Practical Composition: Student Sean Calhoun’s “Constellated Traces” Premieres Tonight
By Dan Gross
Student composer Sean Calhoun is on the bill with the Eastman School Symphony Orchestra (ESSO) tonight, Friday, November 9 at 7:30 p.m. Sean’s piece Constellated Traces, conducted by Garrett Wellenstein, kicks off the free Kodak Hall concert, which also includes Bartok’s Viola Concerto and Falla’s Suite No. 2 from The Three-Cornered Hat.
Calhoun, 26, is in his final year pursuing his DMA in Composition studying with Carlos Sanchez-Gutierrez, Ricardo Zohn-Muldoon, and David Liptak. He received his MM in Composition at the Peabody Conservatory and his BM in Theory/Composition from Blair School of Music at Vanderbilt University. Calhoun’s influences are broad, but he enjoys Finnish composers especially: that includes Kalevi Aho, Kaija Saariaho, and Einojuhani Rautavaara.
On Calhoun’s website, one can find links and videos to many of his compositions, and the ones front and center feature Eastman’s own students and performance spaces. Along with a beautifully annexed catalog, the site provides the public with easy viewing and listening access to his work, they also offer a glimpse into his approach as a composer:
“Most of those pieces were by commission,” Calhoun said. A prolific composer, Calhoun’s range extends across an impressive list of instrumentation and style choices, with a smattering of clever or whimsical titles: everything from Laser Gazelle for two baritone saxes, contrabassoon, and bass trombone, to Escenas de Ecuador for ten or eleven violins, a Suite for Solo Double Bass and Close Enough, for two percussionists playing identical sets of four different things.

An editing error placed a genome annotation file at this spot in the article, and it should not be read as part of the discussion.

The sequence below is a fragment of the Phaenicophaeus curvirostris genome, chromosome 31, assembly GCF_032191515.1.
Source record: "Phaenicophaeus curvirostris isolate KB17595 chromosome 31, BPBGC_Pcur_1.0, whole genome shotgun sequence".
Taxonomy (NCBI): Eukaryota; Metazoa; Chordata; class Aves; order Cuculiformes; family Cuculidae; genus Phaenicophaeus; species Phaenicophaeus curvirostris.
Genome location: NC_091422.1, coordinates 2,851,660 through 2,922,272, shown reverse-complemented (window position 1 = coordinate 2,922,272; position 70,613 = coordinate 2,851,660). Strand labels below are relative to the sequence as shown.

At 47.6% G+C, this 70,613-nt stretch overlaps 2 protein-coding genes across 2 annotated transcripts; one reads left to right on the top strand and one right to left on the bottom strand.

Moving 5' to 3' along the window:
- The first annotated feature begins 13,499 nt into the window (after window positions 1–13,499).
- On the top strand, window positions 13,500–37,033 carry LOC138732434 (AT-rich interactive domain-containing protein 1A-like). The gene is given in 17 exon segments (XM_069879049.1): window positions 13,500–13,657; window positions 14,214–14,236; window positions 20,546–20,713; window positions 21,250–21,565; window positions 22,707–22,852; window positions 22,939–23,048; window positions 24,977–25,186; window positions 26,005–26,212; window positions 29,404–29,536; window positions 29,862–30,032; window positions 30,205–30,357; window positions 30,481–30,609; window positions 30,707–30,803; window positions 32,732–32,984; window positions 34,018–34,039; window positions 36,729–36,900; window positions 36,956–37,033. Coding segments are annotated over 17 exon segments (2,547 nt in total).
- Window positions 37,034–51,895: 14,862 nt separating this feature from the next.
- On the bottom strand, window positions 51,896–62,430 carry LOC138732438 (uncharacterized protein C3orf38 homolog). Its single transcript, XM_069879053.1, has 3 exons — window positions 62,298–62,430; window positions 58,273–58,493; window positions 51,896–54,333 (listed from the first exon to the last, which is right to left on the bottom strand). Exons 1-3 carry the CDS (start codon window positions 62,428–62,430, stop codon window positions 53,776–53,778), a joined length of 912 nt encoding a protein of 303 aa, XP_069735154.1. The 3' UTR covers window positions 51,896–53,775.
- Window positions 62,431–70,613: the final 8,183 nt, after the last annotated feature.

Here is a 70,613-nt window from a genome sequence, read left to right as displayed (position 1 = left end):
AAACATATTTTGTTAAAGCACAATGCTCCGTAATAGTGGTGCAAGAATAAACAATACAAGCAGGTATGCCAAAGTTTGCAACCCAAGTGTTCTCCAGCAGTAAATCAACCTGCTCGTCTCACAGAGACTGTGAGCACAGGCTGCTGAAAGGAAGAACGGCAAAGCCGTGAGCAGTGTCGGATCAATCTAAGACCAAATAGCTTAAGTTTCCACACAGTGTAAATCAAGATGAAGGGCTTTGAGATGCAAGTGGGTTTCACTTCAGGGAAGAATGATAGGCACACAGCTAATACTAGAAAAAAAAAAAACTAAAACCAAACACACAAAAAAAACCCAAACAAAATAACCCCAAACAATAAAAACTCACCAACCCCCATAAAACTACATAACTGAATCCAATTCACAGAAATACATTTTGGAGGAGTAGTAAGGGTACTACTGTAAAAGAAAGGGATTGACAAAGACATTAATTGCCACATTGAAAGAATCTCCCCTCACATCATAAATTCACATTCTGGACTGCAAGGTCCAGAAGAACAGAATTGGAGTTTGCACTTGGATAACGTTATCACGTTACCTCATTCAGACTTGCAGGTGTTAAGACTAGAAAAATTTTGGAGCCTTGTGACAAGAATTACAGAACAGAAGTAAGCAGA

“This isn’t my first orchestra or large ensemble piece,” Calhoun said. Elegy for orchestra and Coruscation, both for orchestra, are available for listening on his website. “I’m used to writing for large ensembles, and what prompted this new piece is that Eastman has orchestral readings… Once I’m out, probably no orchestra will be playing a piece of mine for a while.”
After doing a Wind Ensemble reading in 2017, Calhoun decided that to make the best use of his time at Eastman, he needed a piece in the orchestral reading, as well: “This wasn’t a piece that anyone was asking for, it exists in the instrumentation it does for this reading.” Calhoun also made the pragmatic decision to write for the ESSO, and he believes that because of the size of the orchestra, it had fewer people writing for it.
He describes the piece as “slow and mostly sparse.” Realizing the demands of an orchestral reading, Calhoun wanted to make sure that the piece was both completed on time, and could be put together quickly.
“It was practical for me to write, and it was practical for an orchestra to play and sound good playing in that time,” Calhoun said.
“The title was added afterwards,” Calhoun continued. “I tend to do that. Occasionally I have a title planned at the beginning that’s nice, but most of the time I get to the end of the piece and I realize it needs a title! This isn’t the ‘50’s or ‘60’s, where you could call something Composition for Orchestra. I mean, you could, but no one would ever play it if you did that.” (Unfortunately, the story behind the title of Laser Gazelle didn’t come up in our interview.).
“‘(My process) starts with a word that is kind of close to what I want the title to be, and then going into a thesaurus and picking words until I find one that I like better. As I learned, ‘constellated’ doesn’t specifically mean ‘constellation’ as it refers to stars, but to collected things, so the title includes that, and ‘traces’ means both ‘lines traced’ and eventually coming together with a bunch of independent lines simultaneously…
“‘Traces’ is also used in the sense of vestiges left behind, as a orchestration technique I learned at Peabody, ‘pedaling’ the orchestra. One instrument plays a line, and other instruments slowly and quietly pick up notes from that line and sustain them. It’s just like if you put down the sustain pedal on a piano,” Calhoun explains. “But the nice part of the orchestra is that you can control when the note is cut off.”
“I’m excited for this performance,” Calhoun said. “It’s coming together really well, and Garrett – the conductor – has a really good understanding of the piece, and he’s doing a great job getting out the players what the piece needs. He actually had the idea to mute the trumpets at one spot … He definitely understands what I’m going for and figured out ways to bring it out.”